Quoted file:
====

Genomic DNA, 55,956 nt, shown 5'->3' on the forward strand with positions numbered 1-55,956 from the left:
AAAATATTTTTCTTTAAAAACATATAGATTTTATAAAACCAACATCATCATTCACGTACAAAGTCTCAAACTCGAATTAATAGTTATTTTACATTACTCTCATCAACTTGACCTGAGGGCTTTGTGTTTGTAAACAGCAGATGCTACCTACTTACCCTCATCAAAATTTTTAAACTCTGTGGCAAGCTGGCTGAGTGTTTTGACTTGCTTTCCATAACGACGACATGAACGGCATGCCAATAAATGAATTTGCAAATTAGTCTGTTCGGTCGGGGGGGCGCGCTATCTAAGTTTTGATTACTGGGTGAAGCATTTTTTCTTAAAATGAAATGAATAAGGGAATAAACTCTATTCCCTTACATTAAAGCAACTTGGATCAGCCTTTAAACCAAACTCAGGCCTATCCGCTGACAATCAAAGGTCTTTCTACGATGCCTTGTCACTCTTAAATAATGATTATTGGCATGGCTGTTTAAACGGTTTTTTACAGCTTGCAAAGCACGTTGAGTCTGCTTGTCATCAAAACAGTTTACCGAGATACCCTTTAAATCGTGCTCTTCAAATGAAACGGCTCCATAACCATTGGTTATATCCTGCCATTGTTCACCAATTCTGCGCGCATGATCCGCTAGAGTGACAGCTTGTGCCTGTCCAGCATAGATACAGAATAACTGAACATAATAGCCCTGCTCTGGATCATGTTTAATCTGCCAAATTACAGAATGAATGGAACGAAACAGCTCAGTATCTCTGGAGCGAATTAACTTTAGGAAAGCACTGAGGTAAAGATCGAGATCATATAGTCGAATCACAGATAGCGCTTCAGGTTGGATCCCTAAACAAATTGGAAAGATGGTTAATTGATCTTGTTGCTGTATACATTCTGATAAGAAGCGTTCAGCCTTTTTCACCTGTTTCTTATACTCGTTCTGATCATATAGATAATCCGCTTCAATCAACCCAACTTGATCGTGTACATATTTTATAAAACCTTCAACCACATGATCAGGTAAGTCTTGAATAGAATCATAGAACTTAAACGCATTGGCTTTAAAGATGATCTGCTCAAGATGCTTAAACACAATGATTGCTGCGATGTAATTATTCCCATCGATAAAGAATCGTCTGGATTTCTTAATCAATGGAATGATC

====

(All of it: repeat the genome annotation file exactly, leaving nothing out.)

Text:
Genomic DNA, 55,956 nt, shown 5'->3' on the forward strand with positions numbered 1-55,956 from the left:
AAAATATTTTTCTTTAAAAACATATAGATTTTATAAAACCAACATCATCATTCACGTACAAAGTCTCAAACTCGAATTAATAGTTATTTTACATTACTCTCATCAACTTGACCTGAGGGCTTTGTGTTTGTAAACAGCAGATGCTACCTACTTACCCTCATCAAAATTTTTAAACTCTGTGGCAAGCTGGCTGAGTGTTTTGACTTGCTTTCCATAACGACGACATGAACGGCATGCCAATAAATGAATTTGCAAATTAGTCTGTTCGGTCGGGGGGGCGCGCTATCTAAGTTTTGATTACTGGGTGAAGCATTTTTTCTTAAAATGAAATGAATAAGGGAATAAACTCTATTCCCTTACATTAAAGCAACTTGGATCAGCCTTTAAACCAAACTCAGGCCTATCCGCTGACAATCAAAGGTCTTTCTACGATGCCTTGTCACTCTTAAATAATGATTATTGGCATGGCTGTTTAAACGGTTTTTTACAGCTTGCAAAGCACGTTGAGTCTGCTTGTCATCAAAACAGTTTACCGAGATACCCTTTAAATCGTGCTCTTCAAATGAAACGGCTCCATAACCATTGGTTATATCCTGCCATTGTTCACCAATTCTGCGCGCATGATCCGCTAGAGTGACAGCTTGTGCCTGTCCAGCATAGATACAGAATAACTGAACATAATAGCCCTGCTCTGGATCATGTTTAATCTGCCAAATTACAGAATGAATGGAACGAAACAGCTCAGTATCTCTGGAGCGAATTAACTTTAGGAAAGCACTGAGGTAAAGATCGAGATCATATAGTCGAATCACAGATAGCGCTTCAGGTTGGATCCCTAAACAAATTGGAAAGATGGTTAATTGATCTTGTTGCTGTATACATTCTGATAAGAAGCGTTCAGCCTTTTTCACCTGTTTCTTATACTCGTTCTGATCATATAGATAATCCGCTTCAATCAACCCAACTTGATCGTGTACATATTTTATAAAACCTTCAACCACATGATCAGGTAAGTCTTGAATAGAATCATAGAACTTAAACGCATTGGCTTTAAAGATGATCTGCTCAAGATGCTTAAACACAATGATTGCTGCGATGTAATTATTCCCATCGATAAAGAATCGTCTGGATTTCTTAATCAATGGAATGATC